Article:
With multiple attendees, meetings are one of the most expensive activities that companies do, so it’s important not to let time be eaten up unnecessarily. As the facilitator, it’s your job to make sure that just enough time is spent on each agenda topic. Running the meeting efficiently and ending on time will keep everyone engaged and allow you to wrap up the meeting with clear next steps instead of sprinting out of the room to the next appointment.
Hopefully, everyone in the meeting is there to achieve the same goal. (If not, go back to the planning stage and start with aligning everyone around a shared goal.) Once the attendees are confident that everyone is there for the same reason, it’s easier to quickly work through issues and discussion without questioning the motives of others. If there’s disagreement (and a good meeting should have disagreement), encourage everyone to start with the assumption that they have the same goal in mind.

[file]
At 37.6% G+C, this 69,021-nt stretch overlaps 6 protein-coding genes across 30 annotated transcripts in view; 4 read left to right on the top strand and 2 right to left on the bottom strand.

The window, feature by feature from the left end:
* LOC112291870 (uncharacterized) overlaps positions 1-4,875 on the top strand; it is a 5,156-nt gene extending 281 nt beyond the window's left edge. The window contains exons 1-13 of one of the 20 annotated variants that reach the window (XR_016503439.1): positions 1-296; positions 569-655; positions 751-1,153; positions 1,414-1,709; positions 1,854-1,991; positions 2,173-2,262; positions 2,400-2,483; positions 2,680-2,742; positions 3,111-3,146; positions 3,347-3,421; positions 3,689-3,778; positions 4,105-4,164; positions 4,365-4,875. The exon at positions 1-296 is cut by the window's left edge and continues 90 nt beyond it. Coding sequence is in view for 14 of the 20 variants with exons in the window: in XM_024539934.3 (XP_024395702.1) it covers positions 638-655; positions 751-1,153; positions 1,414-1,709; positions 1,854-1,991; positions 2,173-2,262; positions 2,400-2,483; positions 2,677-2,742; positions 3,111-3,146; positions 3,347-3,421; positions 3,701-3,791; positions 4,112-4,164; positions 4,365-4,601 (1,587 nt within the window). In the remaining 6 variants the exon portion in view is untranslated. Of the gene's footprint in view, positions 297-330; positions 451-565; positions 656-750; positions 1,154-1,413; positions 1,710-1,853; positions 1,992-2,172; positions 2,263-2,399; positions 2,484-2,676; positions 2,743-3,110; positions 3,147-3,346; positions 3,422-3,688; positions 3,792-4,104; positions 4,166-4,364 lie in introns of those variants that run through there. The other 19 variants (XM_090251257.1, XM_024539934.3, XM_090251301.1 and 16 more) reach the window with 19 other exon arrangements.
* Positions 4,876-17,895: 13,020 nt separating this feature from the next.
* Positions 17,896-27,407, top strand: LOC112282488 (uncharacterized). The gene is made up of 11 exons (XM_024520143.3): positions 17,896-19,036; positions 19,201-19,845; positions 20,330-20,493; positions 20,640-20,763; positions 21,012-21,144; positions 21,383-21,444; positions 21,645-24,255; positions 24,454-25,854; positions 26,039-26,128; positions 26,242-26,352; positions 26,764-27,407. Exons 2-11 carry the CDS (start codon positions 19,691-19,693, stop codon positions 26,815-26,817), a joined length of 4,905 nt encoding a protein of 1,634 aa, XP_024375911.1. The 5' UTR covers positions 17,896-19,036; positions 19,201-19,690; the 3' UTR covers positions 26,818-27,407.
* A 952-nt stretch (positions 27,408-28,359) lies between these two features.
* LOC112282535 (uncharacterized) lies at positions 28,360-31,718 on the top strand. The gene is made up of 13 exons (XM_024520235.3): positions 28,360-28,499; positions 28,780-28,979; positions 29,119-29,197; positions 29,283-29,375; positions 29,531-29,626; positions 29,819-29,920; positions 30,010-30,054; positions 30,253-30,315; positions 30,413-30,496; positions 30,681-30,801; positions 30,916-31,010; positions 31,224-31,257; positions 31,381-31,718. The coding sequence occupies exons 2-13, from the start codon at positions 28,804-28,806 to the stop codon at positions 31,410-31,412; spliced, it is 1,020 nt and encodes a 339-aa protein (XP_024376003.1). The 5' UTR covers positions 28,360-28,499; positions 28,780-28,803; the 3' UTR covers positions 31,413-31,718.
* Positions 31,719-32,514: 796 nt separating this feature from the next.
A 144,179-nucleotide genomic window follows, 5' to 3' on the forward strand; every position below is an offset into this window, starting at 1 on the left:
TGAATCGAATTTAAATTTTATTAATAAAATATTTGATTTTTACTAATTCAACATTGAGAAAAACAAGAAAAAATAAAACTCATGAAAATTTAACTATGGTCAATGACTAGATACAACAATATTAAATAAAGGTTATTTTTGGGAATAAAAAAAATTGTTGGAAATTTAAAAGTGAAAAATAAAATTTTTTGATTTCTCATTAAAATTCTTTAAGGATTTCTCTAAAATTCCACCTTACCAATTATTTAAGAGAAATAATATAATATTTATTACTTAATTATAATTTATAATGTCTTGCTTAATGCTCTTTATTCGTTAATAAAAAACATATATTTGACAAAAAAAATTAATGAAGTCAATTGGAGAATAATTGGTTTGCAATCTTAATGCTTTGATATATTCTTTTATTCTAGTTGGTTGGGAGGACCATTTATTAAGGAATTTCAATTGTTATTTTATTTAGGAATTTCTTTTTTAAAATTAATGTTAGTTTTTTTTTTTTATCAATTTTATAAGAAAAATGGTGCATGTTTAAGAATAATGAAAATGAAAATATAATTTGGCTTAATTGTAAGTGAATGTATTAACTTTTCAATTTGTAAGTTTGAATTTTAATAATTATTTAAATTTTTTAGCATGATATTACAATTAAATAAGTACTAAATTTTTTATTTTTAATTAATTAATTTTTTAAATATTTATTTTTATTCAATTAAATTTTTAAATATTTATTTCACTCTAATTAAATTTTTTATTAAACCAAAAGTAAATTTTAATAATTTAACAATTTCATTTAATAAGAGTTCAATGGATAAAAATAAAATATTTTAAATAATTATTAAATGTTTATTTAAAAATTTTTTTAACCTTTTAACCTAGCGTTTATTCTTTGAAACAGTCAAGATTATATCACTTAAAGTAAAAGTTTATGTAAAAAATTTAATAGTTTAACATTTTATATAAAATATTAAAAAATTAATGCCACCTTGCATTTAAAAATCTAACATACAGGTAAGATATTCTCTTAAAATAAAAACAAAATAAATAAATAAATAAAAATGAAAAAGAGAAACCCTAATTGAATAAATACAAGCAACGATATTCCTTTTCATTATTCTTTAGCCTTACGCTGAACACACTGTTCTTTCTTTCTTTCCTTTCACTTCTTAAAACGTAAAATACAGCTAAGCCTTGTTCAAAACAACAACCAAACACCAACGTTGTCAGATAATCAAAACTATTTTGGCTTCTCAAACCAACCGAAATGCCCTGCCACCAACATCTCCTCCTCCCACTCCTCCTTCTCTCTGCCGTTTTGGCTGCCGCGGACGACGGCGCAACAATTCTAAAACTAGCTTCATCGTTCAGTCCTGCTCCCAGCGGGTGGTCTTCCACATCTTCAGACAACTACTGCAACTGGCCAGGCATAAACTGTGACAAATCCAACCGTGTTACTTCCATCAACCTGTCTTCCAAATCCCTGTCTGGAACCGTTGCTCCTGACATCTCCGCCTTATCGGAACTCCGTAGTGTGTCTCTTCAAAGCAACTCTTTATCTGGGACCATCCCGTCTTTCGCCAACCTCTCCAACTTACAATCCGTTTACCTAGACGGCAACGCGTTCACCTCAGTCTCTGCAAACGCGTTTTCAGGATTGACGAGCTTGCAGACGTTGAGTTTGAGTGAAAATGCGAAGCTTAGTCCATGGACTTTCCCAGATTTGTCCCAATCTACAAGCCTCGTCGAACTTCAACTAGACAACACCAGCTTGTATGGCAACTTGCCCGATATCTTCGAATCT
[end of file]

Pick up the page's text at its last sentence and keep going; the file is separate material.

Notes are most useful when people read them, and people are more likely to read when the notes are concise and focused. Constant note-taking during the meeting can be a distraction, especially if the note-taker also needs to participate in the meeting to achieve the goal. Focus note-taking on recording important take-aways or decisions after the discussion, not transcribing everything that was said. If you’re struggling with this, try not taking any notes during the discussion and then deciding as a group what should be recorded between agenda topics.